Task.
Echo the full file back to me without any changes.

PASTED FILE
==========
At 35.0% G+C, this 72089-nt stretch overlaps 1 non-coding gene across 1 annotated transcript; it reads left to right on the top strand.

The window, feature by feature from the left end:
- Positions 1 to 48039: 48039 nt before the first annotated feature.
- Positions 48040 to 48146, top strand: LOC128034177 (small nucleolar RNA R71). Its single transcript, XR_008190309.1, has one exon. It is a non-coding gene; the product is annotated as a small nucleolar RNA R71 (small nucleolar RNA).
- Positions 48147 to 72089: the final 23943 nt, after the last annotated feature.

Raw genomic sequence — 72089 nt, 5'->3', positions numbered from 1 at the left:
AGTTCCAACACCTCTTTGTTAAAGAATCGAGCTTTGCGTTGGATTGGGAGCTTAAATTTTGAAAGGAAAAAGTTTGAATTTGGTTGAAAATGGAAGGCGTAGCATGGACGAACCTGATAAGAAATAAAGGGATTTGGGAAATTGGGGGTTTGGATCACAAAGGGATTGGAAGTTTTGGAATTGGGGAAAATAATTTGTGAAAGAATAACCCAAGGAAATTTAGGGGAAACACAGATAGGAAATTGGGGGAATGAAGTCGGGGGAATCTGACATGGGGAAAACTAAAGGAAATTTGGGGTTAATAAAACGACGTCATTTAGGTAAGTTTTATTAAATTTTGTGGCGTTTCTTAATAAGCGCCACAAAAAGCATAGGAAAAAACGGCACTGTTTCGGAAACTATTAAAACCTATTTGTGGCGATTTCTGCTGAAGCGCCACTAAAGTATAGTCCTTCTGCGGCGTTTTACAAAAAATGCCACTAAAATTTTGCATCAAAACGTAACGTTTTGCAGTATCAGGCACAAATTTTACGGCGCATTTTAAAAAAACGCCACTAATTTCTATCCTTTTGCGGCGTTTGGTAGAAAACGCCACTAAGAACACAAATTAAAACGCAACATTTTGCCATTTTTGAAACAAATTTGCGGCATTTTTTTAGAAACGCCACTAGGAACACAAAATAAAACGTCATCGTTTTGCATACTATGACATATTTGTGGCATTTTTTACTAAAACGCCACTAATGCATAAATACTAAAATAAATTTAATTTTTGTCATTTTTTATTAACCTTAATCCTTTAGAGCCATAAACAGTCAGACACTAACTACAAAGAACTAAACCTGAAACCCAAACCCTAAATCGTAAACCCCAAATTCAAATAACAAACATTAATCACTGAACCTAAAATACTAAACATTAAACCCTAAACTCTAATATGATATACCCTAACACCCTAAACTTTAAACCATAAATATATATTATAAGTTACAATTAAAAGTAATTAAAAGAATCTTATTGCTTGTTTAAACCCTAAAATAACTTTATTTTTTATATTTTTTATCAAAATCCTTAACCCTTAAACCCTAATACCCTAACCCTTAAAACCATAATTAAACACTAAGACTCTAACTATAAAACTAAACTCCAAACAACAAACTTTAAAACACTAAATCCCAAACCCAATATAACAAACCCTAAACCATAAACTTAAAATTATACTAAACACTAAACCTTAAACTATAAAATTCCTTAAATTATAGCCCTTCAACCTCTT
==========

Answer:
At 35.0% G+C, this 72089-nt stretch overlaps 1 non-coding gene across 1 annotated transcript; it reads left to right on the top strand.

The window, feature by feature from the left end:
- Positions 1 to 48039: 48039 nt before the first annotated feature.
- Positions 48040 to 48146, top strand: LOC128034177 (small nucleolar RNA R71). Its single transcript, XR_008190309.1, has one exon. It is a non-coding gene; the product is annotated as a small nucleolar RNA R71 (small nucleolar RNA).
- Positions 48147 to 72089: the final 23943 nt, after the last annotated feature.

Raw genomic sequence — 72089 nt, 5'->3', positions numbered from 1 at the left:
AGTTCCAACACCTCTTTGTTAAAGAATCGAGCTTTGCGTTGGATTGGGAGCTTAAATTTTGAAAGGAAAAAGTTTGAATTTGGTTGAAAATGGAAGGCGTAGCATGGACGAACCTGATAAGAAATAAAGGGATTTGGGAAATTGGGGGTTTGGATCACAAAGGGATTGGAAGTTTTGGAATTGGGGAAAATAATTTGTGAAAGAATAACCCAAGGAAATTTAGGGGAAACACAGATAGGAAATTGGGGGAATGAAGTCGGGGGAATCTGACATGGGGAAAACTAAAGGAAATTTGGGGTTAATAAAACGACGTCATTTAGGTAAGTTTTATTAAATTTTGTGGCGTTTCTTAATAAGCGCCACAAAAAGCATAGGAAAAAACGGCACTGTTTCGGAAACTATTAAAACCTATTTGTGGCGATTTCTGCTGAAGCGCCACTAAAGTATAGTCCTTCTGCGGCGTTTTACAAAAAATGCCACTAAAATTTTGCATCAAAACGTAACGTTTTGCAGTATCAGGCACAAATTTTACGGCGCATTTTAAAAAAACGCCACTAATTTCTATCCTTTTGCGGCGTTTGGTAGAAAACGCCACTAAGAACACAAATTAAAACGCAACATTTTGCCATTTTTGAAACAAATTTGCGGCATTTTTTTAGAAACGCCACTAGGAACACAAAATAAAACGTCATCGTTTTGCATACTATGACATATTTGTGGCATTTTTTACTAAAACGCCACTAATGCATAAATACTAAAATAAATTTAATTTTTGTCATTTTTTATTAACCTTAATCCTTTAGAGCCATAAACAGTCAGACACTAACTACAAAGAACTAAACCTGAAACCCAAACCCTAAATCGTAAACCCCAAATTCAAATAACAAACATTAATCACTGAACCTAAAATACTAAACATTAAACCCTAAACTCTAATATGATATACCCTAACACCCTAAACTTTAAACCATAAATATATATTATAAGTTACAATTAAAAGTAATTAAAAGAATCTTATTGCTTGTTTAAACCCTAAAATAACTTTATTTTTTATATTTTTTATCAAAATCCTTAACCCTTAAACCCTAATACCCTAACCCTTAAAACCATAATTAAACACTAAGACTCTAACTATAAAACTAAACTCCAAACAACAAACTTTAAAACACTAAATCCCAAACCCAATATAACAAACCCTAAACCATAAACTTAAAATTATACTAAACACTAAACCTTAAACTATAAAATTCCTTAAATTATAGCCCTTCAACCTCTT